what makes
one sell for nearly 8 times the cost of the other?



Slip Plate is essentially a long wearing paint loaded with graphite.
The other is just graphite. Slip Plate won't create a mess like an
ordinary graphite lubricant, it stays where you paint it & provides
some corrosion protection as well as lubrication. With Slip Plate, you
may have to make some allowance for the thickness of the stuff.

Daniel

  #7  
Old May 12th 05, 04:28 AM
Tim Ward
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Default


"Ernest Christley" wrote in message
om...
Cy Galley wrote:
There is a graphite based paint called "Slip Plate" Farmers use in on

seeder
disks and plow mold boards. I use it on the Tail Wheel Strut on my
Bellanca. Lubricates without loading up with dirt. You can get it in
a rattle can.


The application I'm working on is for a folding wing mechanism. Just
won't to make things slide around a little better after I get through
flying, and don't want the mechanism to rust in the meantime. I don't
want to use any sort of grease. That'll make things REAL messy every
time I want to take the plane home.

To see what the wing folding process looks like follow this link:
http://ernest.isa-geek.org/Delta/Pic...ngAssembly.gif

Note that Time-Warner only give me 50kbs upstream and this animated gif
is 3.5Megs. So, please be gentle to my poor server 8*)

I could only find one supplier of the "Slip Plate" brand, and it was $85
for a 12oz can. So I did a search for dry film lubricants, and came up
with this:


http://www.graphitestore.com/items_l...d/35/cat_id/28

Basically $11. That's quite a spread. Do you have any idea what makes
one sell for nearly 8 times the cost of the other?

--
This is by far the hardest lesson about freedom. It goes against
instinct, and morality, to just sit back and watch people make
mistakes. We want to help them, which means control them and their
decisions, but in doing so we actually hurt them (and ourselves)."


For a different sort of possible solution, you might look at UHMW
polyethylene. It's slippery and pretty rugged.
I think McMaster-Carr carries both chunks and tape.

Tim Ward


  #8  
Old May 13th 05, 12:51 AM
Ernest Christley
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Posts: n/a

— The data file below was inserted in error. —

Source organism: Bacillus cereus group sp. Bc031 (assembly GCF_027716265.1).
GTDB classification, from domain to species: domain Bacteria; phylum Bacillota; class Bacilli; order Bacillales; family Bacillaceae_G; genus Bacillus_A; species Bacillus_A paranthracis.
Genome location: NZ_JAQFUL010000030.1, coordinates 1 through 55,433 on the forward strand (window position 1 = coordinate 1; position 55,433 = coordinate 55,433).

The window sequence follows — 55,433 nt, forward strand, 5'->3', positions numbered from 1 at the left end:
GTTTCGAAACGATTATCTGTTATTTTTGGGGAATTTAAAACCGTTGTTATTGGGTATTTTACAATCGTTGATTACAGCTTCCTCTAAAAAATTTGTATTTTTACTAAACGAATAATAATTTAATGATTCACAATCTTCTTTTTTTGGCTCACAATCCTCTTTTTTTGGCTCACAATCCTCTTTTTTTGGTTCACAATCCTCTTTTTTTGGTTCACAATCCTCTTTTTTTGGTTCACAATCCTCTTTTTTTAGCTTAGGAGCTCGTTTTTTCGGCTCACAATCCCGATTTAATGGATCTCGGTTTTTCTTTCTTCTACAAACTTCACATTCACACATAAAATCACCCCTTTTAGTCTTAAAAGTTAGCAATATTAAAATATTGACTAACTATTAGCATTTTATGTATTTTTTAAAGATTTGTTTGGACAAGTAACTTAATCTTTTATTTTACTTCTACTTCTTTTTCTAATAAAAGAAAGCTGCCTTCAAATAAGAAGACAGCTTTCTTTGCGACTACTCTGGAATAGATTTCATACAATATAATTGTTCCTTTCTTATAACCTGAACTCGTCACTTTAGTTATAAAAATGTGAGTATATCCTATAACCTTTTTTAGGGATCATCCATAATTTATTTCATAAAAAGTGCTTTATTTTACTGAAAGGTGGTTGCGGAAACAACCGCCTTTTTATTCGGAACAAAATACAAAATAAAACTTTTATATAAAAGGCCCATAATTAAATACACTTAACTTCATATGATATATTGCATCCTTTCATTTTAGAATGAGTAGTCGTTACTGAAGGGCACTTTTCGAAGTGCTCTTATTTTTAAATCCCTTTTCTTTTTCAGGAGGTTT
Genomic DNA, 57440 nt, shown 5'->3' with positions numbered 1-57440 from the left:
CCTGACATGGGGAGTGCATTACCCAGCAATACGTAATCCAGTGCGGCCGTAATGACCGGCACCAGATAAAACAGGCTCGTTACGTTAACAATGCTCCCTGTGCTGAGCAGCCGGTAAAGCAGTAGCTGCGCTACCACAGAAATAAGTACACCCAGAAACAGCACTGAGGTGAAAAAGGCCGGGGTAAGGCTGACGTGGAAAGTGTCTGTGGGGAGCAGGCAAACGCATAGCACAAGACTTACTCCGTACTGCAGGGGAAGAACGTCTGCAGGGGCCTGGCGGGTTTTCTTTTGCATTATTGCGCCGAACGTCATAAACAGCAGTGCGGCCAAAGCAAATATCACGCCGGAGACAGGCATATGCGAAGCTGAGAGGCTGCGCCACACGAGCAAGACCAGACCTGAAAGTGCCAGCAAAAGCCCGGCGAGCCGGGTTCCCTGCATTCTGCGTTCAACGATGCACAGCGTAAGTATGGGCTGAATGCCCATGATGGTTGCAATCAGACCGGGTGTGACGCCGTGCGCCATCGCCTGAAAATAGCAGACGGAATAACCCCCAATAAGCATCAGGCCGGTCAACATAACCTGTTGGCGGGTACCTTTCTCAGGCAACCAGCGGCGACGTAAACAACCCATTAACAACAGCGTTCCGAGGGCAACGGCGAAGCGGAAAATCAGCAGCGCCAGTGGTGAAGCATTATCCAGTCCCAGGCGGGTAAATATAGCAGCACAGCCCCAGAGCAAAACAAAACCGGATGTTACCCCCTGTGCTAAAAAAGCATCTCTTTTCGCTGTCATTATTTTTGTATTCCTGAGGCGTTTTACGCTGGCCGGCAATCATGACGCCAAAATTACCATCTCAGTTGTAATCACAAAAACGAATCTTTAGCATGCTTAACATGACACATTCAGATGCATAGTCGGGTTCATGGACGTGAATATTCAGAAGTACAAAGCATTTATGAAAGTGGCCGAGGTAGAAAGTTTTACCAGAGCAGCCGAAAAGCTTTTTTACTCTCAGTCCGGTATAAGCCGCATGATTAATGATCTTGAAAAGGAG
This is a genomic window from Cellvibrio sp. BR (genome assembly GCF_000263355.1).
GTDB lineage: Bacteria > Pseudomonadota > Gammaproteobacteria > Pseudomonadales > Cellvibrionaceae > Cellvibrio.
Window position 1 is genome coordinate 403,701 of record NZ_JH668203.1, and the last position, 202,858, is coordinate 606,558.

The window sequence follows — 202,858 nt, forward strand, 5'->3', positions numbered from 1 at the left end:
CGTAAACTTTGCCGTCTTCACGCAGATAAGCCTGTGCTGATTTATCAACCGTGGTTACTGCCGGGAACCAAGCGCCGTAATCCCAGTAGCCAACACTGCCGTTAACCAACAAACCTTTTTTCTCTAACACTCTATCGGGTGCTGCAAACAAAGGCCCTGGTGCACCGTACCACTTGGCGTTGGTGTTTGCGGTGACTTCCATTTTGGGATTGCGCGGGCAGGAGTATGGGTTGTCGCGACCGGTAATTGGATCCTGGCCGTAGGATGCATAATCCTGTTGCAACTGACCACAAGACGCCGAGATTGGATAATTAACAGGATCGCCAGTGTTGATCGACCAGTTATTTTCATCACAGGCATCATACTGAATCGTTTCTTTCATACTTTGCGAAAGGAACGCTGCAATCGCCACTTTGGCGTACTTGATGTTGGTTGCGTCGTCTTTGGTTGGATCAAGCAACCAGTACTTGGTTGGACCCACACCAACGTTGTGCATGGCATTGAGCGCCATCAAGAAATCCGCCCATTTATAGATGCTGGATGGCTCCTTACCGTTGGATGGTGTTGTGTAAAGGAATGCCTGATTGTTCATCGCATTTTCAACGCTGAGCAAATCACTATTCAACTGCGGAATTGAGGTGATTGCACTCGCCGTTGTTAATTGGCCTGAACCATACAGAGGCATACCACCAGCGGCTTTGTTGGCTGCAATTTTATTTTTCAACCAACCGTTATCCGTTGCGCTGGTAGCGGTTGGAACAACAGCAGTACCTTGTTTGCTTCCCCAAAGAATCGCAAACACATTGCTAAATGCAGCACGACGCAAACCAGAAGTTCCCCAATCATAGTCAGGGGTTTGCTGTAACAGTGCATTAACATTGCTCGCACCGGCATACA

Default

Tim Ward wrote:

For a different sort of possible solution, you might look at UHMW
polyethylene. It's slippery and pretty rugged.
I think McMaster-Carr carries both chunks and tape.

Tim Ward



Thanks, Tim. Good idea. I actually have quite a bit of it.
Unfortunately, the design didn't allow for it. Adding the space for a
bearing would cut into structural parts that I wasn't about to change.

I think the Slip Plate will work for this application (there is a slight
amount of play that will allow for the coating thickness), and I through
this conversation I have a good lead on Tech Line Coatings that someone
sent to me offline. I'll be using several of their products in my
engine installation.

--
This is by far the hardest lesson about freedom. It goes against
instinct, and morality, to just sit back and watch people make
mistakes. We want to help them, which means control them and their
decisions, but in doing so we actually hurt them (and ourselves)."
  #9  
Old May 13th 05, 12:52 AM
Ernest Christley
external usenet poster
 
Posts: n/a
Default

wrote:
Ernest Christley wrote:

...

I could only find one supplier of the "Slip Plate" brand, and it was


$85

for a 12oz can.
...




How about $17.49 for a quart? (Google is great, but use Froogle to
shop):

http://doitbest.com/shop/product.asp...022&sku=579521

Daniel


I love going to school. Especially when it saves me that much money 8*)

Thank you.

--
This is by far the hardest lesson about freedom. It goes against
instinct, and morality, to just sit back and watch people make
mistakes. We want to help them, which means control them and their
decisions, but in doing so we actually hurt them (and ourselves)."
  #10  
Old May 13th 05, 01:15 AM
Bob Kuykendall
external usenet poster
 
Posts: n/a
Default

Can you just send the parts out and have them hard-chromed?